My dinner was interrupted tonight by a phone call from the Terry McAuliffe for Governor campaign. In case you haven’t heard, Terry McAuliffe, the former chairman of the Democratic National Committee, is running for governor of Virginia. No doubt, his campaign wanted my support and likely my money too. Just hearing whose campaign was calling me was enough for me to hang up the phone. While I am a good Democrat, I simply cannot abide this man. I will hold my nose and vote for him in the general election if necessary, because the Republicans will doubtless field someone worse. However, I refuse to vote for him in the upcoming Democratic primary.
You ever see a picture of someone or just hear them and instinctively not like them? I feel that way about Terry. So in part, my reaction is not logical. However, it is not hard to find logical reasons to hope this guy’s campaign flounders. Let us start with the biggest one: despite having a house here in Fairfax County for twenty years, in spirit he is no Virginian. Rather he is a Washington insider intimately connected with national politics.
Nevertheless, let’s not be too hasty. Let’s look at his resume. How did he do as chairman of the Democratic National Committee from 2001 to 2005? It depends on whom you ask. Friends and partisans like Donna Brazile have plenty of nice things to say about Terry. He was good at raking in the money. During his tenure, the DNC raised a record $578 million. He also compiled a computerized database of over 170 million voters for targeting. It takes money to win elections, of course, but the money he raised apparently was squandered. In the 2002 election, Republicans gained eight House seats and two Senate seats. In 2004, Republicans picked up three more House seats and four Senate seats. In short, all that fundraising prowess was for naught. He left the Democratic Party significantly politically weaker than it was when he assumed chairmanship. The party was so out of touch with many of us Democrats that many like my wife had to be coaxed (or in her case, pushed) into the voting booth. The slate we were given was milquetoast.
What did he do wrong? Clearly he had to deal with some strong Republican headwinds, flamed by 9/11 and the subsequent invasion of Iraq. It does not matter because he had the responsibility to change the dynamic, and he failed. He lacked the imagination to properly harness the power of the Internet. He raised money the old fashioned way, with rubber chicken dinners for wealthy donors and by sending out fundraising letters to targeted demographics. Nor did he give the Democratic Party a clear and positive message to distinguish its brand from the Republican’s. When he left the DNC, the Democratic Party still looked like Bill Clinton’s party. What it needed was a chairman willing to remake the party into a newer and better brand.
It took Howard Dean to change the dynamics. Dean was somewhat reluctantly elected DNC chairman in 2005, almost as a consolation prize. Dean however had a grasp of the bigger picture and the changing dynamics. Dean may have irritated the party establishment, but he proved to be a focused and agile leader of the party, putting recruiters in all states, not just the swing states. The results in 2006 and 2008 were telling. Democrats now control Congress and the White House. Most importantly, Dean connected with the disenfranchised Democratic voter, people like me who wanted a progressive agenda, not more of the Democratic-lite brand popularized by Bill Clinton. The result was apparent not only in the voting booth, but in bulging DNC coffers and an energized Democratic Party on both coasts and many states in between. Today, compared with a few years ago, significantly more Americans identify themselves as Democrats than they do Republicans.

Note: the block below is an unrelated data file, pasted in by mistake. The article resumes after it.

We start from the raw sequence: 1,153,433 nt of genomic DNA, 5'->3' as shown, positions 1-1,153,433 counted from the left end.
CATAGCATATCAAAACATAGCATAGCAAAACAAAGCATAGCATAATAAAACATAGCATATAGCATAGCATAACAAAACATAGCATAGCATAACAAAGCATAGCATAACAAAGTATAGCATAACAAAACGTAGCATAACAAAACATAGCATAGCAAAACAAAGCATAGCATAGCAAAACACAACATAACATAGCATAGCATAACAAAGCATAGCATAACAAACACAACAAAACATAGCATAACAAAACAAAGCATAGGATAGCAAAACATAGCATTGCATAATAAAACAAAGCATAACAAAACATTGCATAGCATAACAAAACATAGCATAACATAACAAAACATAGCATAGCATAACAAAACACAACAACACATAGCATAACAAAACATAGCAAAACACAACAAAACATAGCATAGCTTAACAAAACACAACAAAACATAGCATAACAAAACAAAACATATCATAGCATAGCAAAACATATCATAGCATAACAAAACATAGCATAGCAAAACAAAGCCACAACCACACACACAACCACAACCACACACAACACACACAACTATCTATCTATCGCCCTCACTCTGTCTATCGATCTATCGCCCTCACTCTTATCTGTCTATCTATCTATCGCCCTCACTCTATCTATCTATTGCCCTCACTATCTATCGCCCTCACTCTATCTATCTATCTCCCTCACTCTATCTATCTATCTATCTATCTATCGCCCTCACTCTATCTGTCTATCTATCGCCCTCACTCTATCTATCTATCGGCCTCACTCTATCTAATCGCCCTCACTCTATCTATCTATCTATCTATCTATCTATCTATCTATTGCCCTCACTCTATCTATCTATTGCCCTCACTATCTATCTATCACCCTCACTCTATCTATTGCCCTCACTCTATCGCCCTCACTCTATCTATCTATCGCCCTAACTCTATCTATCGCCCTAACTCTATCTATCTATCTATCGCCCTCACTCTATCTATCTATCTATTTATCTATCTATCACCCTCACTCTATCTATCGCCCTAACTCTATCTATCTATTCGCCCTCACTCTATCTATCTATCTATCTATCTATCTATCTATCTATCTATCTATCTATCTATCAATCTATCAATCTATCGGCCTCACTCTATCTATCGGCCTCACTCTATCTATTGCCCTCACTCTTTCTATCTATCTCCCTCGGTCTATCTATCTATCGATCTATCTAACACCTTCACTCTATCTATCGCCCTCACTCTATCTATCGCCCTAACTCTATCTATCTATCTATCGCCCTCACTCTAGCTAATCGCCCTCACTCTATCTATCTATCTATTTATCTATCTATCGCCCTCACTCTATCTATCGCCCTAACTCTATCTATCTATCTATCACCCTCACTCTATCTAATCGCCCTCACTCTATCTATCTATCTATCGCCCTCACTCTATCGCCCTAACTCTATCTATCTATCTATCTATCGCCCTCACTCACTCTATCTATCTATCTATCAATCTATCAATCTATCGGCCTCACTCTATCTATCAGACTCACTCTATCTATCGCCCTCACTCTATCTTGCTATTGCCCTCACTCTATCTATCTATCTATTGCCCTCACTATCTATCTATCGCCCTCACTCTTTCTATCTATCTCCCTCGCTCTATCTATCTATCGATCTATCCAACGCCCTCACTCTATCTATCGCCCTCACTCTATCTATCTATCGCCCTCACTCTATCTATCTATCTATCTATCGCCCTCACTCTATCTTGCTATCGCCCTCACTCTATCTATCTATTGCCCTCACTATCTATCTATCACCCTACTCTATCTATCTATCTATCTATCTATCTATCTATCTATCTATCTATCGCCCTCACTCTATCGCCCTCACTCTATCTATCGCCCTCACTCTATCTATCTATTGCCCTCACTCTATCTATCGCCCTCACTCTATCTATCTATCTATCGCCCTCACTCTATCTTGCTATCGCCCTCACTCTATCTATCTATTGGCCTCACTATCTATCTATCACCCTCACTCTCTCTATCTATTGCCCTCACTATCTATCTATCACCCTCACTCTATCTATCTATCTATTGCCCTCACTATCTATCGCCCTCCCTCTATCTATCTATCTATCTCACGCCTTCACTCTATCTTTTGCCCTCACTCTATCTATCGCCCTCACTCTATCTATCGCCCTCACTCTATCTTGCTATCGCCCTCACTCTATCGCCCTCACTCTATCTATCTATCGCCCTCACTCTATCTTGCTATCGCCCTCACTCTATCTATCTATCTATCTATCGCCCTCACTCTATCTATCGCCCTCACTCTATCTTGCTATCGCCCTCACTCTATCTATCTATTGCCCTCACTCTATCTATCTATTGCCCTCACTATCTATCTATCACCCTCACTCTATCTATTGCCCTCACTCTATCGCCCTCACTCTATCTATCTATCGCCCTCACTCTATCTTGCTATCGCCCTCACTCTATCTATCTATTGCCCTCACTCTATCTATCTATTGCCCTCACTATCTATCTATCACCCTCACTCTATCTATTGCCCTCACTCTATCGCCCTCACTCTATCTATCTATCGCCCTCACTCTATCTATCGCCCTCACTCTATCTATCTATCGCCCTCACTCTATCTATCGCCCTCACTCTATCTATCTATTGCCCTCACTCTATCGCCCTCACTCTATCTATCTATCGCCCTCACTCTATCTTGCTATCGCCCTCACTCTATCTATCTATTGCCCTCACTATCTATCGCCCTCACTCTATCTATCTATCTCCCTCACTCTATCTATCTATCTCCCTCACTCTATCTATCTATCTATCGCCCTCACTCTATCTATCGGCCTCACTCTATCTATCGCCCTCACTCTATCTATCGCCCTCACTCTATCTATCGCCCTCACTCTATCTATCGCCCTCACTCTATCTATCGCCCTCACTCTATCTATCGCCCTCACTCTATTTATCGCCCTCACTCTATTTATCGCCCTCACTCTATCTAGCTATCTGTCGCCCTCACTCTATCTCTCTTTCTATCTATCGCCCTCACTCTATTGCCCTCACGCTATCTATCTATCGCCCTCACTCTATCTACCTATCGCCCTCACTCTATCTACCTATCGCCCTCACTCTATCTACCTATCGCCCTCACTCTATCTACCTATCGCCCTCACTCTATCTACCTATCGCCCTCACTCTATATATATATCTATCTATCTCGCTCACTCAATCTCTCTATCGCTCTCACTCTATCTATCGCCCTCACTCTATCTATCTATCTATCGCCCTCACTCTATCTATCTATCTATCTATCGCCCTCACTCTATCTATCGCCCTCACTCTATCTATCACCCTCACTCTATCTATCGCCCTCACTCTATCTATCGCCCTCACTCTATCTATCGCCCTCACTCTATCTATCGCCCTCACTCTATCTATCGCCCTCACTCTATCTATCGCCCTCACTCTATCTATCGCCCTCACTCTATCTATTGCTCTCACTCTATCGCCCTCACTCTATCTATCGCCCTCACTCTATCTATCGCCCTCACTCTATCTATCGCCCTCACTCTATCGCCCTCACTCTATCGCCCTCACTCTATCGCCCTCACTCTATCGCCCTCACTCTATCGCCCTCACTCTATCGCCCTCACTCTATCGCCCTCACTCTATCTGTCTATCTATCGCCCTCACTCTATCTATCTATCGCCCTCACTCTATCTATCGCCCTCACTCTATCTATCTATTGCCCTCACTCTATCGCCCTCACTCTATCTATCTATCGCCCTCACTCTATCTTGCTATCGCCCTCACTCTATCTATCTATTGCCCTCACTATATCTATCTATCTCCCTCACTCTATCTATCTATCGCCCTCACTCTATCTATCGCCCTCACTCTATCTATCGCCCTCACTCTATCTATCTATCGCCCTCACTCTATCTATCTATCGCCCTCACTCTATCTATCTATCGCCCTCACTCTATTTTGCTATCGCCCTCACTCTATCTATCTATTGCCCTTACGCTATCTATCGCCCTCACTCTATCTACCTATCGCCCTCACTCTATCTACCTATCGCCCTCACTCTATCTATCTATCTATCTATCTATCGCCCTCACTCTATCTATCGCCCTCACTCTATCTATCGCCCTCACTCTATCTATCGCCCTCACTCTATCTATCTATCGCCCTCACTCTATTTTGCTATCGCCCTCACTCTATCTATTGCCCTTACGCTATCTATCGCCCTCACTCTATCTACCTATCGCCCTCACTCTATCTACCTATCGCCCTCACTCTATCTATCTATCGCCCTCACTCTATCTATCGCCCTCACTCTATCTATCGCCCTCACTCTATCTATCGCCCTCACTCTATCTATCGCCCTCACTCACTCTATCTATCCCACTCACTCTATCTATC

In short, despite his protests to the contrary, McAuliffe represents the Democratic Party that was, not the Democratic Party we are today. Apparently, he figures he can use his old-school skills to buy his way into the governor’s mansion. With his well-practiced schmoozing, he will likely have little trouble raising more funds than his two announced primary challengers. He also looks trim and dashing in his three-piece suit. To try to connect with Virginians beyond the Capital Beltway, who he knows tangentially at best, he is trying to do a Mark Warner thing and visit every part of the state. The problem is that he comes across as a Washington insider because, well, he is.
Call me old fashioned, but if I am going to vote for someone for governor, can they first have experience in state and local government or running a business or large non-profit in the state? McAuliffe has none. He knows as much about the Virginia beyond the beltway as he does about city council elections in Fargo, North Dakota. At best, he only dimly understands the culture of the state, which is complex and very polymorphic. How would he get along with the Virginia legislature, which has one house firmly in Republican hands? Many prominent Virginians who have spent many years in public office do understand the dynamics of our state government. McAuliffe appears clueless.
Virginia, don’t be mesmerized by this fast-talking Washingtonian. McAuliffe’s real destination is the White House. The governor’s mansion in Richmond is just a way station. Elect someone who understands our state. Just say no to the slick and superficial Terry McAuliffe.